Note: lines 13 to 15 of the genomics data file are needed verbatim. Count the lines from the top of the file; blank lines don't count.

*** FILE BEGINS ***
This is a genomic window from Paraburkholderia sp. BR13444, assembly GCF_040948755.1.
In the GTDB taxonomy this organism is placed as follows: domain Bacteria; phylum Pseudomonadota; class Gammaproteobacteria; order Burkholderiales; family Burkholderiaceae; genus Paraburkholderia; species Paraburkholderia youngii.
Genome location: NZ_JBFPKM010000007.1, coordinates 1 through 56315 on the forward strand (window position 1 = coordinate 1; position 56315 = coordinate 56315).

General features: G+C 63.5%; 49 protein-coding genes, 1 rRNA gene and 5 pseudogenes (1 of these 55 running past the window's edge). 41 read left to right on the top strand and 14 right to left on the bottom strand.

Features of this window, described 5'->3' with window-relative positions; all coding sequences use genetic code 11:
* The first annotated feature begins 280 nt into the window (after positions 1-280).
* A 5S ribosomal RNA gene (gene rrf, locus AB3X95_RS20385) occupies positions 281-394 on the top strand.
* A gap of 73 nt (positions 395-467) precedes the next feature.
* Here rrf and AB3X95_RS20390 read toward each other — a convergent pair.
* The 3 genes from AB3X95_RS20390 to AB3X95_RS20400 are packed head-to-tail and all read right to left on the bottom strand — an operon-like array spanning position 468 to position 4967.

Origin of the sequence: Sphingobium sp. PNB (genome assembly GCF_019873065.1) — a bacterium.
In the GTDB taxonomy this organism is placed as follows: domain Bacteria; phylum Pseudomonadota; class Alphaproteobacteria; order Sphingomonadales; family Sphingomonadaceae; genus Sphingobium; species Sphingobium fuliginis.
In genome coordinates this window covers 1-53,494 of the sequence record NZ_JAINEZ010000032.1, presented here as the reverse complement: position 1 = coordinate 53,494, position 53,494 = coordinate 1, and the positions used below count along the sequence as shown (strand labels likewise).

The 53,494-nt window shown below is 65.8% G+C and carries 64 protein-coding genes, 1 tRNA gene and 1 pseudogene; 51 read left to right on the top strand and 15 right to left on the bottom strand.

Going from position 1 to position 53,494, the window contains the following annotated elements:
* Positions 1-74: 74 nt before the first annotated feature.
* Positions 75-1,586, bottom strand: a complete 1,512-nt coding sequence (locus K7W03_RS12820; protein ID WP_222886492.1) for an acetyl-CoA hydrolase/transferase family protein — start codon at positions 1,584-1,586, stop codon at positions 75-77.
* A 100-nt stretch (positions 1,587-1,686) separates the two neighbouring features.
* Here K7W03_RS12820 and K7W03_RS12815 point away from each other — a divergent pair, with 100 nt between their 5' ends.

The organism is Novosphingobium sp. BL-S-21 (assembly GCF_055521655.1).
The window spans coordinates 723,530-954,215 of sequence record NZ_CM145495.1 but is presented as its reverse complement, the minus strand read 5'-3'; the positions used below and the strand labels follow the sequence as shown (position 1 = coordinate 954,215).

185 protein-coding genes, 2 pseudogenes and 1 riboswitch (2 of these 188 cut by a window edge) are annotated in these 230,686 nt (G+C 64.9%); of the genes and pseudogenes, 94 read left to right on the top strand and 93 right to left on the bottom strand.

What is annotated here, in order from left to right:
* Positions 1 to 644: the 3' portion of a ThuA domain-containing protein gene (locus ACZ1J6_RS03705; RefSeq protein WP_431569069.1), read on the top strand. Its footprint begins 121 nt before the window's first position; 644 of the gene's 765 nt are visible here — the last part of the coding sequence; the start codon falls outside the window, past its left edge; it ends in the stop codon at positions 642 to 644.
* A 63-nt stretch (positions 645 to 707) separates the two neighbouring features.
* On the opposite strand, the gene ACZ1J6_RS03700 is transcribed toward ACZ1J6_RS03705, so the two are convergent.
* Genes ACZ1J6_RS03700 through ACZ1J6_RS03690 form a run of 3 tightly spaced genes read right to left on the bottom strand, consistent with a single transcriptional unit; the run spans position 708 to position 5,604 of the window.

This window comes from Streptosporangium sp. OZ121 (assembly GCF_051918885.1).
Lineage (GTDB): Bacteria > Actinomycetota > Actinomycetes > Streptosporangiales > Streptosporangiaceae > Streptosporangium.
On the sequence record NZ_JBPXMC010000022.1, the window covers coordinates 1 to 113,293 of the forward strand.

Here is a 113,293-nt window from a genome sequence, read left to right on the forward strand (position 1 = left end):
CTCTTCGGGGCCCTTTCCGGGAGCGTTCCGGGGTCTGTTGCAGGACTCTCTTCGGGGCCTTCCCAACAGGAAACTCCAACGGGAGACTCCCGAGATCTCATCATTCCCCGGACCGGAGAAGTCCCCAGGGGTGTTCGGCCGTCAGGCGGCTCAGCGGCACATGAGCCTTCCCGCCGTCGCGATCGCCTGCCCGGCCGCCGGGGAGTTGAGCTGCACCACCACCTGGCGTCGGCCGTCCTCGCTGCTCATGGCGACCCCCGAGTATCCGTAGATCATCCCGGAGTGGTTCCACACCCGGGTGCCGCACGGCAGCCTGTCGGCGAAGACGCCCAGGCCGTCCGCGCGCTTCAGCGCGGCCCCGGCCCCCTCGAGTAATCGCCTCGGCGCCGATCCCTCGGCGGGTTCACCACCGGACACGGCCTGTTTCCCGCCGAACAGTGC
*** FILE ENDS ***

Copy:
In genome coordinates this window covers 1-53,494 of the sequence record NZ_JAINEZ010000032.1, presented here as the reverse complement: position 1 = coordinate 53,494, position 53,494 = coordinate 1, and the positions used below count along the sequence as shown (strand labels likewise).

The 53,494-nt window shown below is 65.8% G+C and carries 64 protein-coding genes, 1 tRNA gene and 1 pseudogene; 51 read left to right on the top strand and 15 right to left on the bottom strand.

Going from position 1 to position 53,494, the window contains the following annotated elements: